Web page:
By Zarafshan Shiraz, Delhi
Mental health includes our emotional, psychological and social well-being and affects how we think, feel and act. Yet, there is a lot of stigma or societal disapproval attached to it where the society shames people who live with a mental illness or seek help for emotional distress such as anxiety, depression, bipolar disorder or PTSD.
The Covid-19 pandemic has had a major impact on people’s mental health especially on the health and other frontline workers, students, people living alone and those with pre-existing mental health conditions. According to the World Health Organization, there is a cause for optimism as the World Health Assembly in May 2021 witnessed governments from around the world recognising the need to scale up quality mental health services at all levels and some countries even found new ways of providing mental health care to their populations.
Doing her bit post Mental Health Day, Bollywood actor and fitness enthusiast Jacqueline Fernandez shared “things to stop doing to gain peace in life” and listed “habits that make anxiety worse”. The diva’s advice is exactly the mental health awareness and motivation we need this Monday.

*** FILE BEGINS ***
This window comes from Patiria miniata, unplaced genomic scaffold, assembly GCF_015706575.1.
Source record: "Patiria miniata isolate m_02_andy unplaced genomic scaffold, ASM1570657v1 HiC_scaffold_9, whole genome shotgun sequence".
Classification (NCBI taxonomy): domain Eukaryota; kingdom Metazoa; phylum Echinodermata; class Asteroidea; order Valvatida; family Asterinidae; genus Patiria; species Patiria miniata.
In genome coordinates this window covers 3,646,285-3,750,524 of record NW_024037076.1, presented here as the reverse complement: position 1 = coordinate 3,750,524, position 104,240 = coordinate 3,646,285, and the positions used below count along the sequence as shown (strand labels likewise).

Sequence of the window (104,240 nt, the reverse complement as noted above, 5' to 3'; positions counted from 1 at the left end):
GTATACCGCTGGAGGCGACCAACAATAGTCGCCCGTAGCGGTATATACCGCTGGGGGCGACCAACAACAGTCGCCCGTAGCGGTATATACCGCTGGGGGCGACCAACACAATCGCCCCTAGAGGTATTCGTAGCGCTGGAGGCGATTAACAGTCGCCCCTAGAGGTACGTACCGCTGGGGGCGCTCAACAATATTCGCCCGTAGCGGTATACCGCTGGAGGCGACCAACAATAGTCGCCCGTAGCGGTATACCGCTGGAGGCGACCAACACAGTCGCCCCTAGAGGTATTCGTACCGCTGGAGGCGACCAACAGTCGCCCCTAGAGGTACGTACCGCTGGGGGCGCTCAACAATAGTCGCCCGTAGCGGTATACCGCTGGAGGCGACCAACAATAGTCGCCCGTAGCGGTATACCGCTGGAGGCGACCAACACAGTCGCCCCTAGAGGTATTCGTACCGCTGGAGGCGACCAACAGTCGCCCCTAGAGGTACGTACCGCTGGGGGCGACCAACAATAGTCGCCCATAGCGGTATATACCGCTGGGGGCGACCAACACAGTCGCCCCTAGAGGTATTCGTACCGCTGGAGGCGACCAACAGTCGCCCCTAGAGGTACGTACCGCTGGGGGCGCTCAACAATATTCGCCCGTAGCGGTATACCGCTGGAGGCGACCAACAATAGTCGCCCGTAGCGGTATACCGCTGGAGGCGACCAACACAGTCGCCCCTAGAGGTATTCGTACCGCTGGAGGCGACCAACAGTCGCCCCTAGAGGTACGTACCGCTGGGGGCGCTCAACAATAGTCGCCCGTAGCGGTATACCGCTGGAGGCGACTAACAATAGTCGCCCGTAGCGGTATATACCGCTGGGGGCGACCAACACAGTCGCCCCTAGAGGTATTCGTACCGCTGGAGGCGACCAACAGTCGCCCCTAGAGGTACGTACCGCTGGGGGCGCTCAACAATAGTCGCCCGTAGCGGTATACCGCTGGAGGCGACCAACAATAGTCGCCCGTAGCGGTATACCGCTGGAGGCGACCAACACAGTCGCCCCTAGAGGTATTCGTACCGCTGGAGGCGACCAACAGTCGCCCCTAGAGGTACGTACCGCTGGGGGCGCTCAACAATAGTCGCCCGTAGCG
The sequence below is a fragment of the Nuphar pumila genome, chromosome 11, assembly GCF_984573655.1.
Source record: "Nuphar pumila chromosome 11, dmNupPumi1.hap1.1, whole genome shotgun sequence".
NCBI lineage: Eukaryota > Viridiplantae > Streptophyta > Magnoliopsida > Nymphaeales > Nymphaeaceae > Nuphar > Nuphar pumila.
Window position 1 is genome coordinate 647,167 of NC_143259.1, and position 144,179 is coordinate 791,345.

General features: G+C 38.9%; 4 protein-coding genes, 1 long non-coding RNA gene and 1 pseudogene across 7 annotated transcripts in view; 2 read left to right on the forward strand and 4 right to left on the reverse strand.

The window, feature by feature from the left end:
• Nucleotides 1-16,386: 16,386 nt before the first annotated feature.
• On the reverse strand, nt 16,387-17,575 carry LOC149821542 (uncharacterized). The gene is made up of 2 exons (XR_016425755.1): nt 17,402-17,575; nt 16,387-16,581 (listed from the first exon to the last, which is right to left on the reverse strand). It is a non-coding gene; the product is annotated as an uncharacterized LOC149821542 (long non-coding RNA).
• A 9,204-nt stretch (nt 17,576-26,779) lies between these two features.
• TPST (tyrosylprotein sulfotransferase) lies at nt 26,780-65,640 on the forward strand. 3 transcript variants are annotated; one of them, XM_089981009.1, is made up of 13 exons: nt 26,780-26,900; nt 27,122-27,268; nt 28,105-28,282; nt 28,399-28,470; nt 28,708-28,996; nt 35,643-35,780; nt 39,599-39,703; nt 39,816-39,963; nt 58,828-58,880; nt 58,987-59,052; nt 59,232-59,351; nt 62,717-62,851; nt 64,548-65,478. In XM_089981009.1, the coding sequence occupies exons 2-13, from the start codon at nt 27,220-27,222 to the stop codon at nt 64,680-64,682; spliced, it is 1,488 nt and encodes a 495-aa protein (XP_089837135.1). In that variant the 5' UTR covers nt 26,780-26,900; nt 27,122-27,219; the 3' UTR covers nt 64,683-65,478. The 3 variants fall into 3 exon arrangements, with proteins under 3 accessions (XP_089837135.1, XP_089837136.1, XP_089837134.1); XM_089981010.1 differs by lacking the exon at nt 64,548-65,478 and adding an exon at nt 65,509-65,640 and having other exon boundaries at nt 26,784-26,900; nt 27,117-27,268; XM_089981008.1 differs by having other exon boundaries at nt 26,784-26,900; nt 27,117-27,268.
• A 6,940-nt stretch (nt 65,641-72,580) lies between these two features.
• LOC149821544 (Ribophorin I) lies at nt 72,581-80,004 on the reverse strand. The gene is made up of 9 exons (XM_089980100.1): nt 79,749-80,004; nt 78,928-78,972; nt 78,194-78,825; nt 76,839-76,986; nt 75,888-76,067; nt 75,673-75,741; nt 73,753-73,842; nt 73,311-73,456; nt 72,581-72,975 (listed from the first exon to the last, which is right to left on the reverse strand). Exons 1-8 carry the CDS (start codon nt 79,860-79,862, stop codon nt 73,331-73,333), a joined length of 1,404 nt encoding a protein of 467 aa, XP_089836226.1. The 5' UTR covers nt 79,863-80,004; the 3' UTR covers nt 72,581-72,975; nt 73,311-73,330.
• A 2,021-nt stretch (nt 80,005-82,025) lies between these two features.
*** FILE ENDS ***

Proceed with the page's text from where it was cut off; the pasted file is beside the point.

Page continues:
Taking to her social media handle as we enter a new work week, Jacqueline shared snippets from SheRox, her fitness workout series that is influenced by her own training regime. The list on “things to stop doing to gain peace in life” read:
- Trying to fix people “AS AN ACT OF LOVE”.
- OVERCOMMITTING your time when you don’t have the energy.
- Holding onto the people who you’ve outgrown because of the “TIME INVESTED”.
- Waiting for external validation to boost your CONFIDENCE.
- Trying to change people who are COMMITTED to staying the same.
- ACCEPTING and EXCUSING TOXIC BEHAVIOUR because it was more comfortable than change.
- PRETENDING to be happy when you are hurting.
- ARGUING with people.
Next, Jacqueline shared awareness on “habits that make anxiety worse”. It read:
- Eating too much chocolate
- Not drinking enough water
- Staying up late
- Checking your phone every minute
- Not moving your body enough
- Eating processed food/skipping meals
- Drinking excessively
- Spending all day inside
According to WHO, fear, worry, and stress are normal responses to perceived or real threats, and at times when we are faced with uncertainty or the unknown. So it is normal and understandable that people are experiencing fear in the context of the Covid-19 pandemic. Faced with new realities of working from home, temporary unemployment, home-schooling of children and lack of physical contact with other family members, friends and colleagues, it is important that we look after our mental, as well as our physical health.